Vox Populi

A Public Sphere for Poetry, Politics, and Nature

Derrick Z. Jackson: Republican lawmakers’ familiar blame game hangs COVID’s spread on young people

Damn Kids!

Taking no responsibility for coronavirus infections raging to new records amid the rash reopenings of businesses, beaches and bars, the White House and governors are now playing the role of Aristotle: They blame the young for bringing us down.

Leading this ancient lament on excessive juvenile gratification is Vice President Mike Pence. Over the last week, as infections rose in 38 states and Puerto Rico, according to tracking by the New York Times, Pence admonished Americans under 35, saying they bear “particular responsibility” to not infect their elders. He urged them to wear masks to blunt the spread of the virus. On CBS’s Face the Nation, he wagged his finger at partying younger adults, saying they may “have disregarded the guidance that we gave.”

It is impossible to regard Pence as the nation’s nanny when he and President Trump have actually offered little guidance during the worst pandemic in modern medical history. Despite 126,000 Americans being dead, Trump rarely wears a mask. Rather, he has speculated on efficacy of ingesting disinfectant, promoted off-label use of the anti-malaria drug hydroxychloroquine — which the National Institutes of Health says confers no benefit — and went the last half of May without speaking with his infectious disease expert Anthony Fauci. The president’s March prediction of 50,000 deaths will likely be tripled in a month and may soar beyond 175,000 fatalities by October.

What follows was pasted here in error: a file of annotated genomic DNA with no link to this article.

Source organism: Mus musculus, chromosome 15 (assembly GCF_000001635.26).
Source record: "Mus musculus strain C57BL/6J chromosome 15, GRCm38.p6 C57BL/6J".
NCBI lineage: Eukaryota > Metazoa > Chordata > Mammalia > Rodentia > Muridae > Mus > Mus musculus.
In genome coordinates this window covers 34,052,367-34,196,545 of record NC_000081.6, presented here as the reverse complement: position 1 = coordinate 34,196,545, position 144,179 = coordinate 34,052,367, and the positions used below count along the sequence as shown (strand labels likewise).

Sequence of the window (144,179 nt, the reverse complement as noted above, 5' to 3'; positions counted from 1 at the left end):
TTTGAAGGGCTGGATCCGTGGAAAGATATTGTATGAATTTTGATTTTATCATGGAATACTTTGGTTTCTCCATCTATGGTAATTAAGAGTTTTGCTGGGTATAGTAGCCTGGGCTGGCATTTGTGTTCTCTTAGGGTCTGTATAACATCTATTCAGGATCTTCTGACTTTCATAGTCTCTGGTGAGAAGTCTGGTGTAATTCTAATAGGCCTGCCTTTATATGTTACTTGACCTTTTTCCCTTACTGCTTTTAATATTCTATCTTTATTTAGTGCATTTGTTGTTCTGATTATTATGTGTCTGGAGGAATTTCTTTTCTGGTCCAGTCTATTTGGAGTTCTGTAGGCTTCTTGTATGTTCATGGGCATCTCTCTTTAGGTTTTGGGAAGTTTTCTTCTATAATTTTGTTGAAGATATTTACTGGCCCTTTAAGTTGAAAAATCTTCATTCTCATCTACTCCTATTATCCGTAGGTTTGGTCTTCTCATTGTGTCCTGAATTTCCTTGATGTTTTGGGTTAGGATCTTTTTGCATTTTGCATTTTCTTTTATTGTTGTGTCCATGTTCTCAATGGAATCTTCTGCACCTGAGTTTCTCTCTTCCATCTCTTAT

Both Pence and Trump are back at rallies and appearances where supporters and choirs shout and sing unencumbered by masks. There was no scolding by the administration of 20-somethings at Trump’s recent young conservative voter rally in Phoenix where masks were roughly as evident as Black Lives Matter t-shirts.

Following suit in viral hypocrisy are Trump-supporting governors who have overseen some of the nation’s most disastrous reopenings. Take Florida, which according to public health experts, has had a more than 200 percent spike in cases in its rolling 14-day average. The state saw 9,585 new coronavirus cases on June 27, seven-and-a-half times more than the previous high during April and May. Governor Ron DeSantis blamed younger adults for creating cramped conditions in bars – that, mind you, he reopened — where “caution was thrown to the wind.”

In Texas, Governor Greg Abbott blames 20-somethings for that state’s nearly 140 percent rise in its rolling 14-day average of cases. That includes a new record of high of 6,584 infections on June 24, more than triple the single-day record during April and May. Abbott complained that young adults are “not wearing face masks, they’re not sanitizing their hands, they’re not maintaining the safe distancing practices.” (This is quite the umbrage from a governor who banned municipalities from issuing mandatory mask orders with penalties, and only just now is looking the other way as localities are implementing them anyway in a desperate bid to fight the virus.)

To be clear, the frolicking of the young is being noticed in Democratic strongholds where the virus is ablaze, but they are not being assigned complete blame. In California, Governor Gavin Newsom is also blaming playdates, birthday parties, and adult family gatherings. Such events invariably are organized by parents and older adults.